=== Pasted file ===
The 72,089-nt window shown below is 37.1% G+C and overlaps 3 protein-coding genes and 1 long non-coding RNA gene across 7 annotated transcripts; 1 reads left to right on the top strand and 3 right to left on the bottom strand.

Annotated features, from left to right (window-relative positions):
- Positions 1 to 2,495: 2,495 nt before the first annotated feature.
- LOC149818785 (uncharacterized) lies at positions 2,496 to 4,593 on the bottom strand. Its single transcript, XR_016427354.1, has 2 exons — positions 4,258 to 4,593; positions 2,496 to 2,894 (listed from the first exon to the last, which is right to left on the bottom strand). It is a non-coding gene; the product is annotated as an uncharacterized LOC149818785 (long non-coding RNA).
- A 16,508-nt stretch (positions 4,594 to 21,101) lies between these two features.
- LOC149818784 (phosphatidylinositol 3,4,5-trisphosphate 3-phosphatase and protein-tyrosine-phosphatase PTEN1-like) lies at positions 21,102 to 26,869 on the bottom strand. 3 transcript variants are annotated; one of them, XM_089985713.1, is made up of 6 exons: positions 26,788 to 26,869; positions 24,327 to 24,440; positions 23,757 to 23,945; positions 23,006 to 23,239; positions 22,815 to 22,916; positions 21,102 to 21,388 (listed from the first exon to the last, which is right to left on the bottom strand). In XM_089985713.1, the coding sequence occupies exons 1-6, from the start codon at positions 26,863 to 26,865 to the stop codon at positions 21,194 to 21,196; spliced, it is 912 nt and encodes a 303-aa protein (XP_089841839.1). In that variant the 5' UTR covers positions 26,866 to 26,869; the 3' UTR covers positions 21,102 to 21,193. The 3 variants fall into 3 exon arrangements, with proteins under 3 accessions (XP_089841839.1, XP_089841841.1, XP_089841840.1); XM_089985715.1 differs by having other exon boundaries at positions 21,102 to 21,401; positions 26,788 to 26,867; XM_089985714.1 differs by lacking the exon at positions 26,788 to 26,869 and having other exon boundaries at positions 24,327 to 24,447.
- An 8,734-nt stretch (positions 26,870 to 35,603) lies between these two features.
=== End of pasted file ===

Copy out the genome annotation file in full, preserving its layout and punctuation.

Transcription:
The 72,089-nt window shown below is 37.1% G+C and overlaps 3 protein-coding genes and 1 long non-coding RNA gene across 7 annotated transcripts; 1 reads left to right on the top strand and 3 right to left on the bottom strand.

Annotated features, from left to right (window-relative positions):
- Positions 1 to 2,495: 2,495 nt before the first annotated feature.
- LOC149818785 (uncharacterized) lies at positions 2,496 to 4,593 on the bottom strand. Its single transcript, XR_016427354.1, has 2 exons — positions 4,258 to 4,593; positions 2,496 to 2,894 (listed from the first exon to the last, which is right to left on the bottom strand). It is a non-coding gene; the product is annotated as an uncharacterized LOC149818785 (long non-coding RNA).
- A 16,508-nt stretch (positions 4,594 to 21,101) lies between these two features.
- LOC149818784 (phosphatidylinositol 3,4,5-trisphosphate 3-phosphatase and protein-tyrosine-phosphatase PTEN1-like) lies at positions 21,102 to 26,869 on the bottom strand. 3 transcript variants are annotated; one of them, XM_089985713.1, is made up of 6 exons: positions 26,788 to 26,869; positions 24,327 to 24,440; positions 23,757 to 23,945; positions 23,006 to 23,239; positions 22,815 to 22,916; positions 21,102 to 21,388 (listed from the first exon to the last, which is right to left on the bottom strand). In XM_089985713.1, the coding sequence occupies exons 1-6, from the start codon at positions 26,863 to 26,865 to the stop codon at positions 21,194 to 21,196; spliced, it is 912 nt and encodes a 303-aa protein (XP_089841839.1). In that variant the 5' UTR covers positions 26,866 to 26,869; the 3' UTR covers positions 21,102 to 21,193. The 3 variants fall into 3 exon arrangements, with proteins under 3 accessions (XP_089841839.1, XP_089841841.1, XP_089841840.1); XM_089985715.1 differs by having other exon boundaries at positions 21,102 to 21,401; positions 26,788 to 26,867; XM_089985714.1 differs by lacking the exon at positions 26,788 to 26,869 and having other exon boundaries at positions 24,327 to 24,447.
- An 8,734-nt stretch (positions 26,870 to 35,603) lies between these two features.